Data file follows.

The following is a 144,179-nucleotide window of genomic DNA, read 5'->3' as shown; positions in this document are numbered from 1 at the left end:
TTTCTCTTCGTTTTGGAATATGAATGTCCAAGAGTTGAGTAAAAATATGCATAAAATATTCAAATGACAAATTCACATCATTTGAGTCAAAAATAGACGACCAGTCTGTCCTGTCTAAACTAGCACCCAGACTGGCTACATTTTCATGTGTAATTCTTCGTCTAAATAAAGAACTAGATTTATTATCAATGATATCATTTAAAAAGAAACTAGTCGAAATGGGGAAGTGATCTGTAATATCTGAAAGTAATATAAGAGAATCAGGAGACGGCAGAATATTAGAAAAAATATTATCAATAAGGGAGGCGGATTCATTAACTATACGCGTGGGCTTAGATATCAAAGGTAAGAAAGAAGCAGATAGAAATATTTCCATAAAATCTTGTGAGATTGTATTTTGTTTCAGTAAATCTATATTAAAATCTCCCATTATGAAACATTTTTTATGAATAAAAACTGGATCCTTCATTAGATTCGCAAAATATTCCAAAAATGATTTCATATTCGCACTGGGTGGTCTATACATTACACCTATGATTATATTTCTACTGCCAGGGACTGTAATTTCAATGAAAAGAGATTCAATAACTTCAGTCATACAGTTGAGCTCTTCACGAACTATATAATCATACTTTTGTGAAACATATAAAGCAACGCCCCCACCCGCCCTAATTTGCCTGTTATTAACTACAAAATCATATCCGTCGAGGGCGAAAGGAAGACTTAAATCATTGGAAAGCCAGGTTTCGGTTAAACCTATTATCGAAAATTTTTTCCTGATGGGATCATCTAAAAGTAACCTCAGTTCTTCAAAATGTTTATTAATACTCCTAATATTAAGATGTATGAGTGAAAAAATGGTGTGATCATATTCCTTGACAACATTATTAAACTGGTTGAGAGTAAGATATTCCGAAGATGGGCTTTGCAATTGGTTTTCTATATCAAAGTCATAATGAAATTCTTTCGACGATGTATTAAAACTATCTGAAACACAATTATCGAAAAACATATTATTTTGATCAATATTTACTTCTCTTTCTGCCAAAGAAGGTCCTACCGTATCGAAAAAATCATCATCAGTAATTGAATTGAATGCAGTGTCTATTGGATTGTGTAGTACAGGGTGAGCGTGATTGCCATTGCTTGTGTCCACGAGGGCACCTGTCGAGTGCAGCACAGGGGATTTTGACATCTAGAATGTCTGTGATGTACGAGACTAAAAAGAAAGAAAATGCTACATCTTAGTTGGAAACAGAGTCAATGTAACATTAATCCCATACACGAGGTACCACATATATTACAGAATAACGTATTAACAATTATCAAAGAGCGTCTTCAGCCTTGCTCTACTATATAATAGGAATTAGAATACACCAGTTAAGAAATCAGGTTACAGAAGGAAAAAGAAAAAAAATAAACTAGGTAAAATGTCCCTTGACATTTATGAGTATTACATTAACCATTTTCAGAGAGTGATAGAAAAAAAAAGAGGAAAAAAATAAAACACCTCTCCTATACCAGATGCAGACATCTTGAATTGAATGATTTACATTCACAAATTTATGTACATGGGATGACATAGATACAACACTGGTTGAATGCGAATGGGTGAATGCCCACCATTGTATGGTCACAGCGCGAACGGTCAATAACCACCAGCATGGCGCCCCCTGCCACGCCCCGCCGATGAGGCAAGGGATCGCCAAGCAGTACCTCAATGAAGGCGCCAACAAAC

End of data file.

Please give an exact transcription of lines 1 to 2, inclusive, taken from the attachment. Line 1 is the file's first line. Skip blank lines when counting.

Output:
The following is a 144,179-nucleotide window of genomic DNA, read 5'->3' as shown; positions in this document are numbered from 1 at the left end:
TTTCTCTTCGTTTTGGAATATGAATGTCCAAGAGTTGAGTAAAAATATGCATAAAATATTCAAATGACAAATTCACATCATTTGAGTCAAAAATAGACGACCAGTCTGTCCTGTCTAAACTAGCACCCAGACTGGCTACATTTTCATGTGTAATTCTTCGTCTAAATAAAGAACTAGATTTATTATCAATGATATCATTTAAAAAGAAACTAGTCGAAATGGGGAAGTGATCTGTAATATCTGAAAGTAATATAAGAGAATCAGGAGACGGCAGAATATTAGAAAAAATATTATCAATAAGGGAGGCGGATTCATTAACTATACGCGTGGGCTTAGATATCAAAGGTAAGAAAGAAGCAGATAGAAATATTTCCATAAAATCTTGTGAGATTGTATTTTGTTTCAGTAAATCTATATTAAAATCTCCCATTATGAAACATTTTTTATGAATAAAAACTGGATCCTTCATTAGATTCGCAAAATATTCCAAAAATGATTTCATATTCGCACTGGGTGGTCTATACATTACACCTATGATTATATTTCTACTGCCAGGGACTGTAATTTCAATGAAAAGAGATTCAATAACTTCAGTCATACAGTTGAGCTCTTCACGAACTATATAATCATACTTTTGTGAAACATATAAAGCAACGCCCCCACCCGCCCTAATTTGCCTGTTATTAACTACAAAATCATATCCGTCGAGGGCGAAAGGAAGACTTAAATCATTGGAAAGCCAGGTTTCGGTTAAACCTATTATCGAAAATTTTTTCCTGATGGGATCATCTAAAAGTAACCTCAGTTCTTCAAAATGTTTATTAATACTCCTAATATTAAGATGTATGAGTGAAAAAATGGTGTGATCATATTCCTTGACAACATTATTAAACTGGTTGAGAGTAAGATATTCCGAAGATGGGCTTTGCAATTGGTTTTCTATATCAAAGTCATAATGAAATTCTTTCGACGATGTATTAAAACTATCTGAAACACAATTATCGAAAAACATATTATTTTGATCAATATTTACTTCTCTTTCTGCCAAAGAAGGTCCTACCGTATCGAAAAAATCATCATCAGTAATTGAATTGAATGCAGTGTCTATTGGATTGTGTAGTACAGGGTGAGCGTGATTGCCATTGCTTGTGTCCACGAGGGCACCTGTCGAGTGCAGCACAGGGGATTTTGACATCTAGAATGTCTGTGATGTACGAGACTAAAAAGAAAGAAAATGCTACATCTTAGTTGGAAACAGAGTCAATGTAACATTAATCCCATACACGAGGTACCACATATATTACAGAATAACGTATTAACAATTATCAAAGAGCGTCTTCAGCCTTGCTCTACTATATAATAGGAATTAGAATACACCAGTTAAGAAATCAGGTTACAGAAGGAAAAAGAAAAAAAATAAACTAGGTAAAATGTCCCTTGACATTTATGAGTATTACATTAACCATTTTCAGAGAGTGATAGAAAAAAAAAGAGGAAAAAAATAAAACACCTCTCCTATACCAGATGCAGACATCTTGAATTGAATGATTTACATTCACAAATTTATGTACATGGGATGACATAGATACAACACTGGTTGAATGCGAATGGGTGAATGCCCACCATTGTATGGTCACAGCGCGAACGGTCAATAACCACCAGCATGGCGCCCCCTGCCACGCCCCGCCGATGAGGCAAGGGATCGCCAAGCAGTACCTCAATGAAGGCGCCAACAAAC